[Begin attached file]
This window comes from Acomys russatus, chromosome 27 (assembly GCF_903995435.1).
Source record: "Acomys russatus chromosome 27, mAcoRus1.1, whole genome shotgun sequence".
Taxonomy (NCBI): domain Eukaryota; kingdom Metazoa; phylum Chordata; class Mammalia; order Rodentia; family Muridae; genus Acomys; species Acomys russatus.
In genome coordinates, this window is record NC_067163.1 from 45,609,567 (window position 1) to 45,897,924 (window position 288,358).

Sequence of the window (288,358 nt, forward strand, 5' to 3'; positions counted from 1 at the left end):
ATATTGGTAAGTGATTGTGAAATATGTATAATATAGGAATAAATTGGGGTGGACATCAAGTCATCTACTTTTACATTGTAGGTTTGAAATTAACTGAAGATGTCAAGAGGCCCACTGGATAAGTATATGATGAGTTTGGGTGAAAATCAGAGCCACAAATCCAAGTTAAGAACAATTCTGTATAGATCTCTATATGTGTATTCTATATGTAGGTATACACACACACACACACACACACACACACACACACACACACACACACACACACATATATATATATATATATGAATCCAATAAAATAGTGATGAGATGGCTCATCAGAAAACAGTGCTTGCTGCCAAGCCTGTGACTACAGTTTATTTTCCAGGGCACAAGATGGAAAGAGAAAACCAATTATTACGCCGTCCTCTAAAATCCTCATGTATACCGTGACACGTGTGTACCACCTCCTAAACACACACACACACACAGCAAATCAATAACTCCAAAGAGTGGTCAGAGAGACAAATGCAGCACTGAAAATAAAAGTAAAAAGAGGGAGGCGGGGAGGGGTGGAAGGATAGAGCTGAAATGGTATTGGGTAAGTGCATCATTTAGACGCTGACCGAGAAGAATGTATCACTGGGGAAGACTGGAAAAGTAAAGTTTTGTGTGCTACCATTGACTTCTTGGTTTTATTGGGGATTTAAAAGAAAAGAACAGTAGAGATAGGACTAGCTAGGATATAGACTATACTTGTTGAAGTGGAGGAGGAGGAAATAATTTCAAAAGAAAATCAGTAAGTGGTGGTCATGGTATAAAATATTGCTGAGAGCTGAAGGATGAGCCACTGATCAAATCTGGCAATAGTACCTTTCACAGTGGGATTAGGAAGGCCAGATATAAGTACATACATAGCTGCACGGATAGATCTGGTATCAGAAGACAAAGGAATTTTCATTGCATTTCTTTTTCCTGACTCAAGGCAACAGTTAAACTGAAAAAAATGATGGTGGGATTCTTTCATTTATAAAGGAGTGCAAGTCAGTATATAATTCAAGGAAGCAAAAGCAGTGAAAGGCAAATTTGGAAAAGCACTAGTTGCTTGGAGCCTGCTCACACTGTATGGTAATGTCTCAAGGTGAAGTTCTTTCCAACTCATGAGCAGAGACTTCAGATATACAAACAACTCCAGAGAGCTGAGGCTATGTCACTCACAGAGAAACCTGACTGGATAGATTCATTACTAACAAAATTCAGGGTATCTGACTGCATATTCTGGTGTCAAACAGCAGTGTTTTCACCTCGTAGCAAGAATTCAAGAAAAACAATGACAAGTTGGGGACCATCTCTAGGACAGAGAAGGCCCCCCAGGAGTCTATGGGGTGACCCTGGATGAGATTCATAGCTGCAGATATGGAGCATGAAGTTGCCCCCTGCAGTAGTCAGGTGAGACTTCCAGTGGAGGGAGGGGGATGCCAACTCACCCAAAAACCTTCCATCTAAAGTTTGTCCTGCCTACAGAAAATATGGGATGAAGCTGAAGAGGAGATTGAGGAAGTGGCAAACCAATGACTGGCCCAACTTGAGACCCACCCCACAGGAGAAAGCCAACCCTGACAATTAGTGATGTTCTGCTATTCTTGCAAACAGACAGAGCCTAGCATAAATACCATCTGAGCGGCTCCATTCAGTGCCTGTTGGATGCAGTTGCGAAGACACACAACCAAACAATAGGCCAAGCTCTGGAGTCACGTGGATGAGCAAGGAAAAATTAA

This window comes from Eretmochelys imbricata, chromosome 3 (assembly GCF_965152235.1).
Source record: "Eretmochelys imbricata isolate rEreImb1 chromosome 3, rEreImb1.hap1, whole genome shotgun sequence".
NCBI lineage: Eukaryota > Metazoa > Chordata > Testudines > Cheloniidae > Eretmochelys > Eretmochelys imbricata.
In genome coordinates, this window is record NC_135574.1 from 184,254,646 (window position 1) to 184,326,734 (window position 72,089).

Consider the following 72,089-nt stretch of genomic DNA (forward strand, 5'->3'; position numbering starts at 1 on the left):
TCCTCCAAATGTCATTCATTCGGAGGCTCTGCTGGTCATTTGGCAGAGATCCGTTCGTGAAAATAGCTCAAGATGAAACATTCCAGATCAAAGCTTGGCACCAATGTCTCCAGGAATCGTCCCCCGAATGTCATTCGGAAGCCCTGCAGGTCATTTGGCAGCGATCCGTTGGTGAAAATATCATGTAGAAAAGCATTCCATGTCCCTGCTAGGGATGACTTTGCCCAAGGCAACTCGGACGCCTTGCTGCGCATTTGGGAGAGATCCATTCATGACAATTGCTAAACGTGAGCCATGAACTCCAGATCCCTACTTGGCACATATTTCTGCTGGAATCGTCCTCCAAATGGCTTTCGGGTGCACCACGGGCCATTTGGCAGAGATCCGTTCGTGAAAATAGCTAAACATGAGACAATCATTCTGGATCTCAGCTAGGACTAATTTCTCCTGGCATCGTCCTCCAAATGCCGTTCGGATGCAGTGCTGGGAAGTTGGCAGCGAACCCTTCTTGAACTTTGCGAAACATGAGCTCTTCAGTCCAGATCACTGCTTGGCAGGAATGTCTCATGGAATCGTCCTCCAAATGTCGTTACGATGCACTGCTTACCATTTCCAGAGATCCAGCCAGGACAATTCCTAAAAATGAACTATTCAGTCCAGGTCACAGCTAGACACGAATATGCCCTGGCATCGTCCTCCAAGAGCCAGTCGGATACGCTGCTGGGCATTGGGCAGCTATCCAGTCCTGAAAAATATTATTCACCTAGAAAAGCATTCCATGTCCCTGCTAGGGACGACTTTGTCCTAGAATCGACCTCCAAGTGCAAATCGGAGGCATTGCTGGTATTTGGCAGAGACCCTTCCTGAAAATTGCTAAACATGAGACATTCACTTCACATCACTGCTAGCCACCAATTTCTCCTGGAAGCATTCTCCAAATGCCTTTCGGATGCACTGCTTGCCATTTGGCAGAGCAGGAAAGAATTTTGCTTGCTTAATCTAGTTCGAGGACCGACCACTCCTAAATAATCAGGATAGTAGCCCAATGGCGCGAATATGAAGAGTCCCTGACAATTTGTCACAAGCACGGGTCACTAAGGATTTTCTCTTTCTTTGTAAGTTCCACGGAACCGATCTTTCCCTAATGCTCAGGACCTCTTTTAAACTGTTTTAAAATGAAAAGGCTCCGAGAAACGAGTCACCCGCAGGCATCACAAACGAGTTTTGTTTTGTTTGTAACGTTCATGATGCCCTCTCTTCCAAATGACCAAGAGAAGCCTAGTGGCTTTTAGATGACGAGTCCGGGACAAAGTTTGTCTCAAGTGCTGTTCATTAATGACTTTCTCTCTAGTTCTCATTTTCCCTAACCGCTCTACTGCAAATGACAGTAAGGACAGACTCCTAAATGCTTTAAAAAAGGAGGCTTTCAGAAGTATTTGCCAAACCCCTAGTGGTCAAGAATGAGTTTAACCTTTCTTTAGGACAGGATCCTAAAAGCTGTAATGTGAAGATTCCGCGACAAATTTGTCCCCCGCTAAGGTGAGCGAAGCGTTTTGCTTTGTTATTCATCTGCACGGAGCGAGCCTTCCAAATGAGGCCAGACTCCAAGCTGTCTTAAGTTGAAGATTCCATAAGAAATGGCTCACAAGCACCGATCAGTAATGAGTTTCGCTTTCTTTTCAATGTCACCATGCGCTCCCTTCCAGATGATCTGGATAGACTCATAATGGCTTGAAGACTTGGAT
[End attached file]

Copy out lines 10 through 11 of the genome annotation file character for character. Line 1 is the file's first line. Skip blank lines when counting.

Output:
In genome coordinates, this window is record NC_135574.1 from 184,254,646 (window position 1) to 184,326,734 (window position 72,089).

Consider the following 72,089-nt stretch of genomic DNA (forward strand, 5'->3'; position numbering starts at 1 on the left):